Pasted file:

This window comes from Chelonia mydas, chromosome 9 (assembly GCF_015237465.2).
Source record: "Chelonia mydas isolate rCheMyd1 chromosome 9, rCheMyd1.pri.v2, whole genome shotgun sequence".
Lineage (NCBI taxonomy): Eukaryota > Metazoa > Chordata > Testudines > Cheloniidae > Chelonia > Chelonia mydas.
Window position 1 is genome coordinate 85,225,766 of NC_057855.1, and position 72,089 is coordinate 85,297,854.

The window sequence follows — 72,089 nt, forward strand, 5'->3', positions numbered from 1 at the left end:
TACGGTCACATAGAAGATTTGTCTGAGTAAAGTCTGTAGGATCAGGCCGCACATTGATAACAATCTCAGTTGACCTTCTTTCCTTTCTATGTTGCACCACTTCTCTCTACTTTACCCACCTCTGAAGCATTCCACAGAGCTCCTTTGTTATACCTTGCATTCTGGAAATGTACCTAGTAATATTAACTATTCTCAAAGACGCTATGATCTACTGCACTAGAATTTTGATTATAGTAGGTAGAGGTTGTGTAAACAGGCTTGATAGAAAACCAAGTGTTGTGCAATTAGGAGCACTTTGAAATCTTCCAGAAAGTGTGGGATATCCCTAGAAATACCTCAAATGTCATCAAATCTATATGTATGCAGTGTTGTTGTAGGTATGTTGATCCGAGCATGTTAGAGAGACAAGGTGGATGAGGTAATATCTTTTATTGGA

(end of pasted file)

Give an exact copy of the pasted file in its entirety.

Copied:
This window comes from Chelonia mydas, chromosome 9 (assembly GCF_015237465.2).
Source record: "Chelonia mydas isolate rCheMyd1 chromosome 9, rCheMyd1.pri.v2, whole genome shotgun sequence".
Lineage (NCBI taxonomy): Eukaryota > Metazoa > Chordata > Testudines > Cheloniidae > Chelonia > Chelonia mydas.
Window position 1 is genome coordinate 85,225,766 of NC_057855.1, and position 72,089 is coordinate 85,297,854.

The window sequence follows — 72,089 nt, forward strand, 5'->3', positions numbered from 1 at the left end:
TACGGTCACATAGAAGATTTGTCTGAGTAAAGTCTGTAGGATCAGGCCGCACATTGATAACAATCTCAGTTGACCTTCTTTCCTTTCTATGTTGCACCACTTCTCTCTACTTTACCCACCTCTGAAGCATTCCACAGAGCTCCTTTGTTATACCTTGCATTCTGGAAATGTACCTAGTAATATTAACTATTCTCAAAGACGCTATGATCTACTGCACTAGAATTTTGATTATAGTAGGTAGAGGTTGTGTAAACAGGCTTGATAGAAAACCAAGTGTTGTGCAATTAGGAGCACTTTGAAATCTTCCAGAAAGTGTGGGATATCCCTAGAAATACCTCAAATGTCATCAAATCTATATGTATGCAGTGTTGTTGTAGGTATGTTGATCCGAGCATGTTAGAGAGACAAGGTGGATGAGGTAATATCTTTTATTGGA